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Explore Longhorn Cavern State Park above ground

The 90-year-old “parkitecture” at Longhorn Cavern State Park can be as much fun to explore as the underground cave. A 2-mile hiking trail through the Texas Hill Country is another treat at this free state park in Burnet County. Courtesy photo

Longhorn Cavern State Park has so much more to explore than its underground wonders. Start at the 90-year-old visitors center and gift shop and then check out the picnic areas and trails to discover one of the hidden gems of the Highland lakes. You can also climb up for a view of the Hill Country from above the trees.

An added bonus: It is the only state park in Texas with no entrance fees. Unless taking a cavern tour, Longhorn Cavern State Park is free!


A Civilian Conservation Corps building at Longhorn Cavern State Park. Staff photo

The facilities at the park were built in the 1930s by the Civilian Conservation Corps and are as much a part of history as the cavern itself. Architectural enthusiasts call this rustic National Park Service look “parkitecture.” The buildings were designed to harmonize with the natural beauty around them. Native wood and stone were used in asymmetrical designs to blend in with the environment,


Falkenstein Castle can be seen in the distance from a tower at Longhorn Cavern State Park. Staff photo by Jennifer Greenwell

Near the CCC house is an observation tower. A climb up the indoor spiral staircase to the top offers spectacular 360-degree views of the Texas Hill Country, including Falkenstein Castle.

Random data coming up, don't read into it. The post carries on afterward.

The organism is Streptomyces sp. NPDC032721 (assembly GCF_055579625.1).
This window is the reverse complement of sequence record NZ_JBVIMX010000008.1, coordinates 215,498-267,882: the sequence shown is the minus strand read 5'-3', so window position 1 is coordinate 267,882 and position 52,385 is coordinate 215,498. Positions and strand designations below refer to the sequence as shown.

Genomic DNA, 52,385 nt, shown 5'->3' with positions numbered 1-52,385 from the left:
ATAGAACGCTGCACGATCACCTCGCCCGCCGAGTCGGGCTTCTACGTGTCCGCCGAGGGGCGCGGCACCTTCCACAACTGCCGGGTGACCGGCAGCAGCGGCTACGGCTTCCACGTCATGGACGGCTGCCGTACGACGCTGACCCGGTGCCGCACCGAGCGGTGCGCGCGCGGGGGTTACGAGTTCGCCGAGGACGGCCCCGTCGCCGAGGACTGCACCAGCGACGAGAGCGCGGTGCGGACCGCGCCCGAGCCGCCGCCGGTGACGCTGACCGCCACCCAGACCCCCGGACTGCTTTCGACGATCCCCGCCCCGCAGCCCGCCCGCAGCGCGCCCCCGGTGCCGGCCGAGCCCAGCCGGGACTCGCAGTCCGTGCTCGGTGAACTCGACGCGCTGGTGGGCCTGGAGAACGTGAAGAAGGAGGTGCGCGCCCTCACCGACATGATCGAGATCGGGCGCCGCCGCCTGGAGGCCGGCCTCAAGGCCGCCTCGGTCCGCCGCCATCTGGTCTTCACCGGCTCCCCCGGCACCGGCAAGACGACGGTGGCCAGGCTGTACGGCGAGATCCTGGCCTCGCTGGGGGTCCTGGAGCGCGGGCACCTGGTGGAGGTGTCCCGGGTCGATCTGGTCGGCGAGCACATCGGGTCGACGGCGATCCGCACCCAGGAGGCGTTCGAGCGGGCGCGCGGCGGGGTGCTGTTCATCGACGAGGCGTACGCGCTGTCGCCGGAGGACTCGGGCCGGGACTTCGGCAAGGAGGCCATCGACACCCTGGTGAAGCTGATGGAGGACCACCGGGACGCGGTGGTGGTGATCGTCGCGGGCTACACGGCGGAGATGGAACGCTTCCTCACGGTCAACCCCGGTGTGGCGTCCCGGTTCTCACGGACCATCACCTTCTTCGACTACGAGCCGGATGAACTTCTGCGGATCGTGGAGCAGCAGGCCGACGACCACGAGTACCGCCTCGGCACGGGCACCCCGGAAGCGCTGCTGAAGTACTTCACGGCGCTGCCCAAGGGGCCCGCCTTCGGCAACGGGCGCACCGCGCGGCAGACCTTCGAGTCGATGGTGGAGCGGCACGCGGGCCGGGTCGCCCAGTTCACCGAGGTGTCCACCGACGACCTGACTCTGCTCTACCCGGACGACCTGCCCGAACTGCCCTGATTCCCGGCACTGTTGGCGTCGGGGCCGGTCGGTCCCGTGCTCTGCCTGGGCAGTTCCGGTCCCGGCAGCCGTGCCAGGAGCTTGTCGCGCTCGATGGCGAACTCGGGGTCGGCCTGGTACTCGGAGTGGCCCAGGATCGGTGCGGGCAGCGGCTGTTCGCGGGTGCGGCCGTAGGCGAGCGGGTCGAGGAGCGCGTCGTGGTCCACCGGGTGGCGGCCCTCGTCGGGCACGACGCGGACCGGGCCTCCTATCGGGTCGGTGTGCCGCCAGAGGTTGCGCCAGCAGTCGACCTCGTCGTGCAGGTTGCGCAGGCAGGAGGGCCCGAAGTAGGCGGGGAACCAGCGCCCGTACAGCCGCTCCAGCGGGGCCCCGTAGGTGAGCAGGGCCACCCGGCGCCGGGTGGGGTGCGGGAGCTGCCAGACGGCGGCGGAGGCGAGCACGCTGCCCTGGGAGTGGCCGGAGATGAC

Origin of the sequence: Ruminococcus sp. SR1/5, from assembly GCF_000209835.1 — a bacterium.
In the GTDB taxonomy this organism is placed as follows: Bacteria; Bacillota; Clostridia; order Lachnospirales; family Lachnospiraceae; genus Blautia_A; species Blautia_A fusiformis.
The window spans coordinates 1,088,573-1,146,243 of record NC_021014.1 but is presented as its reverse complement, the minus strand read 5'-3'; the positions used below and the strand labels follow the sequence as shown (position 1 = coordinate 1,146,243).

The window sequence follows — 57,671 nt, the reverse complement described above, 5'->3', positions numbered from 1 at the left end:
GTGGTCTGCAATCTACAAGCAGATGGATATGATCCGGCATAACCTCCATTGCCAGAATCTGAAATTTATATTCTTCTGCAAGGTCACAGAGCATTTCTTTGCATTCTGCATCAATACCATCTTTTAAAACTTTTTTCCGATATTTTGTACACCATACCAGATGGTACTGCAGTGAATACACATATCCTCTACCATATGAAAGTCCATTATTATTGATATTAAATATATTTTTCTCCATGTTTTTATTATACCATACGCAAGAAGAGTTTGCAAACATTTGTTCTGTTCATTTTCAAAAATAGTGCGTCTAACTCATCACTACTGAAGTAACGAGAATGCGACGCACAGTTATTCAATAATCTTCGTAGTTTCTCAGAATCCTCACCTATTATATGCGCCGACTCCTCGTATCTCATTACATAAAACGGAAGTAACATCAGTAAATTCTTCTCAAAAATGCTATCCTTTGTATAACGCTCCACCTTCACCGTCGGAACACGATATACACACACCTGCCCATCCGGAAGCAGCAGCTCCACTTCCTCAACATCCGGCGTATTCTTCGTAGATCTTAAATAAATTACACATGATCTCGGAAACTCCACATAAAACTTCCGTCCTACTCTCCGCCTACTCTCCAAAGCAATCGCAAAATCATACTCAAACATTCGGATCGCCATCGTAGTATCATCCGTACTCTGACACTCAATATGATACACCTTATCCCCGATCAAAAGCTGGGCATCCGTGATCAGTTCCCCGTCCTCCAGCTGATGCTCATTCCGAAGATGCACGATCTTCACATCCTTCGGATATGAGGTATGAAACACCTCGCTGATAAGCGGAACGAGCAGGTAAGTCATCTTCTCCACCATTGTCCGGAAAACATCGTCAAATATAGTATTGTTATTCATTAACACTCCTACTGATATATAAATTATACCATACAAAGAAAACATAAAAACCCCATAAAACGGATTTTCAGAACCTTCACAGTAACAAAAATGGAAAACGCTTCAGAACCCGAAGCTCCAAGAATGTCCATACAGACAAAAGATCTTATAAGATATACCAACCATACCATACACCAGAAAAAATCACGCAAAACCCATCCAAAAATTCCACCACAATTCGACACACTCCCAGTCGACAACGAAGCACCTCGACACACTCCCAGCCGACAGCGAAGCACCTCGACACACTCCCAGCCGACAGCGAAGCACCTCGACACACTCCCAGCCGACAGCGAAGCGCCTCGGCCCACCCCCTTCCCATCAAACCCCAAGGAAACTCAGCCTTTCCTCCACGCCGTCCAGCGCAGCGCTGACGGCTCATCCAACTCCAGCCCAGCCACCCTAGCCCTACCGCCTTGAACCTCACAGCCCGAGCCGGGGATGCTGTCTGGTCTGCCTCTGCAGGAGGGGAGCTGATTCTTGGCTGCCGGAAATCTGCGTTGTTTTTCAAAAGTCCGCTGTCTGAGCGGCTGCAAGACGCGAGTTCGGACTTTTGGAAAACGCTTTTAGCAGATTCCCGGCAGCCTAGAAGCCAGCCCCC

Don’t forget to visit the gift shop, where you’ll find some of the most unusual ideas for gifts and souvenirs.


Picnic tables sit under old-growth trees, shielding snackers from the burning Texas sun. After a quick bite, take a hike along the Backbone Ridge trail system, about a 2-mile loop. The trail, which is mostly crushed gravel and fairly flat, is an easy hike for beginners.

Hikers will find numbered stations along the way for a self-guided tour. A trail map and brochure with description of plants you’ll most likely see is available at the visitors center.

Cedar and oak shade most of the trail, although parts are exposed to full sunshine.

For an added challenge, look for the “3-Minute Loop” sign, where the path forks to the left. The trail here is rocky and without numbered stations. It drops you right back on the main trail to continue your hike on more level ground.

Another decision comes at the next fork in the road. Take the right to get to the park’s circular driveway and a return to the trailhead. You’ll find a few more trail stations along the way.

Head to the left, which is marked “1 Mile Hiking Trail,” for a longer and more challenging hike, though it’s not too rough. This trail is rockier and not as easy to follow. Orange paint on occasional rocks shows the way.

During rainy days, at Boulder Stream, you might find some water. Most of the time, the stream “flows” with a solid and permanent stream of gray boulders.

The 1-mile trail also takes you back to the circular drive and CCC house.


From September 3, 2019-May 22, 2020, Longhorn Cavern State Park will be open from 9 a.m.-5 p.m. Monday-Friday and 9 a.m.-6 p.m. weekends and holidays.

From May 23-August 16, 2020, grounds and facilities will be open from 9 a.m.-6 p.m. seven days a week.

Longhorn Cavern State Park is a day-use-only park. No overnight camping is allowed.

Longhorn Cavern State Park is located at 6211 Park Road 4 South in Burnet.For more information, call 512-715-9000, email, or visit

Read about what's below the surface at Longhorn Cavern State Park.

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